Law School Discussion

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« on: November 27, 2007, 07:17:28 PM »
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lisak

Re: Starting to get irked by LR. Dec 2001 #24
« Reply #1 on: November 27, 2007, 07:43:46 PM »
This is definitely a tricky question, but it actually is not too hard once you see the pattern.  As you know, the LSAT is all about recognizing patterns. ;)

The concept is as follows: 
Basically, even though 1984 is the 2nd most influential book, it may be a very distant second (and probably is IMHO).  So, it is quite possible that The Bible was the most influential for 95% of people surveyed and that 1984 was the second most influential by influencing, let's say 3%.  And 2 other books influenced 1% of the surveyed people.

This would satisfy the conditions, but, obviously, in this situation, the book 1984 did not influence a great number of the readers.  Rather, it influenced a small number (30 of the 1,000 readers surveyed to be exact).

Conversely, it is possible (though not likely IMHO) that the Bible could have influenced only something like 50% of the readers and that 1984 influenced 45% and a compilation of other books each influenced the rest of the 5% of readers.  In this situation, The Bible influenced 500 of the 1,000 readers and the book 1984 influenced 450 of 1,000 the readers.  So, in this second case, the book 1984 did in fact influence a large number of readers.

As such, understanding how many of the readers chose the book 1984 can help you understand how strong the argument is.  Unfortunately, that is not one of the answer choices.  So, then you have to evaluate the answer choices and see if any of them will help you obtain this same information in a slightly more round-about way.  And indeed, answer choice (B) does precisely this.  Because if you can find out how many books other than 1984 influenced the readers surveyed, then you can help you to ascertain whether or not 1984 actually influenced a large number of readers.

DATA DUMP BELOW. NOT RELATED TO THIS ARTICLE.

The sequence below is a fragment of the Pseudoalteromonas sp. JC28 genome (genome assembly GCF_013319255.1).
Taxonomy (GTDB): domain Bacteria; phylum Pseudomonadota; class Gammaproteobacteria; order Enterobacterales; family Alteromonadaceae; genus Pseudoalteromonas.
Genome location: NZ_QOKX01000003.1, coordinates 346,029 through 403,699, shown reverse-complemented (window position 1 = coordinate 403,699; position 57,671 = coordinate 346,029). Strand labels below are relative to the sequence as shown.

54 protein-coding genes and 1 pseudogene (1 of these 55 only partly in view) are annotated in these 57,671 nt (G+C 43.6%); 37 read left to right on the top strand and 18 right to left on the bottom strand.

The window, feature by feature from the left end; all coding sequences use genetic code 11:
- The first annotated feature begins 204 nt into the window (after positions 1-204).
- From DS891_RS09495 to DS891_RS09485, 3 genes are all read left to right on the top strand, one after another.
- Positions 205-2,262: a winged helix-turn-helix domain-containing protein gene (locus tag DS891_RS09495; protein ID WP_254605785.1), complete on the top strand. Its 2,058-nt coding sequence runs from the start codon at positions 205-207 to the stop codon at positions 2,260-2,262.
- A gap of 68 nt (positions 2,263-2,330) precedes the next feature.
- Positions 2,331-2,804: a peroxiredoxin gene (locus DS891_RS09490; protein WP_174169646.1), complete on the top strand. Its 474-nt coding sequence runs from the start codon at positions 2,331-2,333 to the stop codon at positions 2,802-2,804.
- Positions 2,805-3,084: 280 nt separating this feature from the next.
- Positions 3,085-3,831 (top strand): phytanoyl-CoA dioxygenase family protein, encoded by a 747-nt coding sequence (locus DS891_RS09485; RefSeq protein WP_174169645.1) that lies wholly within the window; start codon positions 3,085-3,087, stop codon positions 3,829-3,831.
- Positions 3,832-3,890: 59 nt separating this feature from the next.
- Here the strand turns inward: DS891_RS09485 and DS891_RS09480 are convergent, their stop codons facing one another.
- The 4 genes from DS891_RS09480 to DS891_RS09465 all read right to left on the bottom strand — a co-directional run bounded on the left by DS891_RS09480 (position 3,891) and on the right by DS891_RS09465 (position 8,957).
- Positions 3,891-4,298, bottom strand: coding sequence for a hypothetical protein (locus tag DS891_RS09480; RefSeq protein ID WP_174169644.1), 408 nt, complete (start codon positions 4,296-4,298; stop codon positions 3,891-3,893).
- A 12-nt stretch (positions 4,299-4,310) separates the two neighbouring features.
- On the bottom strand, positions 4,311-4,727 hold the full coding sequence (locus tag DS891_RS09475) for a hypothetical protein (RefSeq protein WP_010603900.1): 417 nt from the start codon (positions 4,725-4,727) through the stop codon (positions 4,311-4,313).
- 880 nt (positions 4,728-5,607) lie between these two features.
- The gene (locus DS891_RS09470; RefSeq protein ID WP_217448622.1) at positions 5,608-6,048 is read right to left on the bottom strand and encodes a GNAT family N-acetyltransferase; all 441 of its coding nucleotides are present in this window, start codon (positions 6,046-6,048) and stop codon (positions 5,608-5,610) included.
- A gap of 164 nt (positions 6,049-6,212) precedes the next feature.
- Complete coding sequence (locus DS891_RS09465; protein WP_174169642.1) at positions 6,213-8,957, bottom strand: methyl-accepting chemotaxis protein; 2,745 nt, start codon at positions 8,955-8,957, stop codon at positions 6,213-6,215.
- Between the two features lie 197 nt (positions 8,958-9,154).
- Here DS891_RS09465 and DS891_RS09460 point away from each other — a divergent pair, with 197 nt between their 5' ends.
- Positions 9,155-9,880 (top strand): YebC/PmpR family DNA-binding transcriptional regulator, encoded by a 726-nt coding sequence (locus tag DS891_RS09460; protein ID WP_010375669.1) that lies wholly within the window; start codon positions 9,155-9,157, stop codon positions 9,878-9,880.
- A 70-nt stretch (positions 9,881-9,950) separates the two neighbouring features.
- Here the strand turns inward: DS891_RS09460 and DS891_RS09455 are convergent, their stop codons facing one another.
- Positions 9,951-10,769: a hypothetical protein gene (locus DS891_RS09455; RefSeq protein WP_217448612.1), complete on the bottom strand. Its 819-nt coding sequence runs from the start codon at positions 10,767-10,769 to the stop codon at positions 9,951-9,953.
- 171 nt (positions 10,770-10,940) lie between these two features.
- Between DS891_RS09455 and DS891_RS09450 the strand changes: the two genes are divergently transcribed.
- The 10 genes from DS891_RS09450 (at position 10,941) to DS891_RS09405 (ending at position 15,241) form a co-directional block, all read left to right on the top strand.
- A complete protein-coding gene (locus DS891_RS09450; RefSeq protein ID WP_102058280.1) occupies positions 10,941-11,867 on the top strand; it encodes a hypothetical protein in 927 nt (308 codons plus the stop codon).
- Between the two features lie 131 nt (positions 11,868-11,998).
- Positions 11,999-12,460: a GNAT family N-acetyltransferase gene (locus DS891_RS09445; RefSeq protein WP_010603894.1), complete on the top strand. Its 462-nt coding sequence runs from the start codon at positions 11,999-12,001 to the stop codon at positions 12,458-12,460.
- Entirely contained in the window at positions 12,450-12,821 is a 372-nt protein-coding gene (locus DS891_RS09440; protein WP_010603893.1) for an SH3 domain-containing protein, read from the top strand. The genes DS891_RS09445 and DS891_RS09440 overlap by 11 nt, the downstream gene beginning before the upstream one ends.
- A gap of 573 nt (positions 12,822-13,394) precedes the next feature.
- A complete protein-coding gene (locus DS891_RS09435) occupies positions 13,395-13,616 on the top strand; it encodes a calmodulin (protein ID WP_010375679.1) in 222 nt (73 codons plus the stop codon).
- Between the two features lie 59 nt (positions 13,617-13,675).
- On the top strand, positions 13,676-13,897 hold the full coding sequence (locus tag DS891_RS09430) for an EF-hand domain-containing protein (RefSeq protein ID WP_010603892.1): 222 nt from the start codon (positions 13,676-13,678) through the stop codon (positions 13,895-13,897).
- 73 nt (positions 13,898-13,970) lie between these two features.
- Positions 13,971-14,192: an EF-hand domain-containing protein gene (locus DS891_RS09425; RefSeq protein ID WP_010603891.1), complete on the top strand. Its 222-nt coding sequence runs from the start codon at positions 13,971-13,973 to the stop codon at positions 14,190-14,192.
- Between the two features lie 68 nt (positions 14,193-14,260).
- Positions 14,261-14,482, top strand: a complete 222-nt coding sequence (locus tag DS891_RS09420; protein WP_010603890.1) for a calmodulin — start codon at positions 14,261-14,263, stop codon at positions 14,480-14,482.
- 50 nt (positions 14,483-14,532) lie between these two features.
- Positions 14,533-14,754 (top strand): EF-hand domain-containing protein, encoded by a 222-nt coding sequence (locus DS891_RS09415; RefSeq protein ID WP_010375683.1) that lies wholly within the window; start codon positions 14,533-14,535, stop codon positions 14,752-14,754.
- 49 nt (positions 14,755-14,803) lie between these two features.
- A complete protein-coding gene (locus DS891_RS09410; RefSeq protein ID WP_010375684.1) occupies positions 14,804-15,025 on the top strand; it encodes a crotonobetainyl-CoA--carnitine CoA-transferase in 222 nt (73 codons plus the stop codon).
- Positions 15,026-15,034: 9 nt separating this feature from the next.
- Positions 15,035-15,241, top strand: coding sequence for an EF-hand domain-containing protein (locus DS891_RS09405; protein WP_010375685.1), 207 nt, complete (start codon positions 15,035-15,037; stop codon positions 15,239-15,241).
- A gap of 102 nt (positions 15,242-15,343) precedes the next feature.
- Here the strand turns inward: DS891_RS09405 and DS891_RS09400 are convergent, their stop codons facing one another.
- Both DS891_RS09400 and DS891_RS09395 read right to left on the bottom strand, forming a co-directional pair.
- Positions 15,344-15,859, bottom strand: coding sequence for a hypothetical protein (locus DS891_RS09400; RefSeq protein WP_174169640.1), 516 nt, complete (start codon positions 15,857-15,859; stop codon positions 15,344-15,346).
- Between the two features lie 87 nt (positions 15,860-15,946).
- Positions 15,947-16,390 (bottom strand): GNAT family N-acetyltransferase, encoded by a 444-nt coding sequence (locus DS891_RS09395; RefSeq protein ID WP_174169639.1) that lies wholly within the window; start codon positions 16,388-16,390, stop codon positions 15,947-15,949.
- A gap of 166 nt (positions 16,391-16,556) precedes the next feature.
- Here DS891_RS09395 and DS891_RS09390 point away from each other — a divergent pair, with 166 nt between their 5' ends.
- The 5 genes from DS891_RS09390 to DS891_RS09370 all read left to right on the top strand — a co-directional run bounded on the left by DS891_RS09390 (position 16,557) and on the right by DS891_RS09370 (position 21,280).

Does this make sense?  I hope this explanation helps.

 :)Lisa

lisak

Re: Starting to get irked by LR. Dec 2001 #24
« Reply #2 on: November 27, 2007, 08:39:16 PM »
I am glad that my analysis helped a bit, OTALSH.

And I understand your point, I was debating between these 2 choices (B and E) myself. 

But think about it, if you knew the answer to E (how many people actually read the books they mentioned), would that help you in being able to validate whether the columnists' argument is accurate?  I don't think it adds to that body of knowledge very much.

Moreover, the survey was asking only which book most influenced them, not necessarily whether they read that book (though I would certainly hope that people read books that most influence them).  Moreover, the stimulus only mentions "readers" in terms of "newspaper's readers", it never specifically mentions book readers.  This (I think) is another ploy to get you to read beyond what the stimulus really says.

I know this is not a perfect answer, but try to personalize the argument.  If you were a reporter / journalist and could only ask 1 question to be able to ascertain whether the columnist's argument was valid, which would you choose...B or E.  B, while potentially helpful in understanding whether the survey was conducted of a representative populace, whether the survey really has merit / teeth, etc, does not help evaluate whether the argument that the book 1984 was very influential of the readers (only that they read the books they said were influential).  E, on the other hand, helps you understand whether 1984 was truly influential to a great many readers or only a small sliver of readers (at least according to the readers responses, which is all we have to go from).

Also, I completely agree with Jeffort's comment.  It is very succinct and on point in drawing on an easy to understand analogy.  Well done, Jeffort!

Hope this helps.  Good luck in studying for the LSAT!  I will be taking it myself this Saturday!

 :)Lisa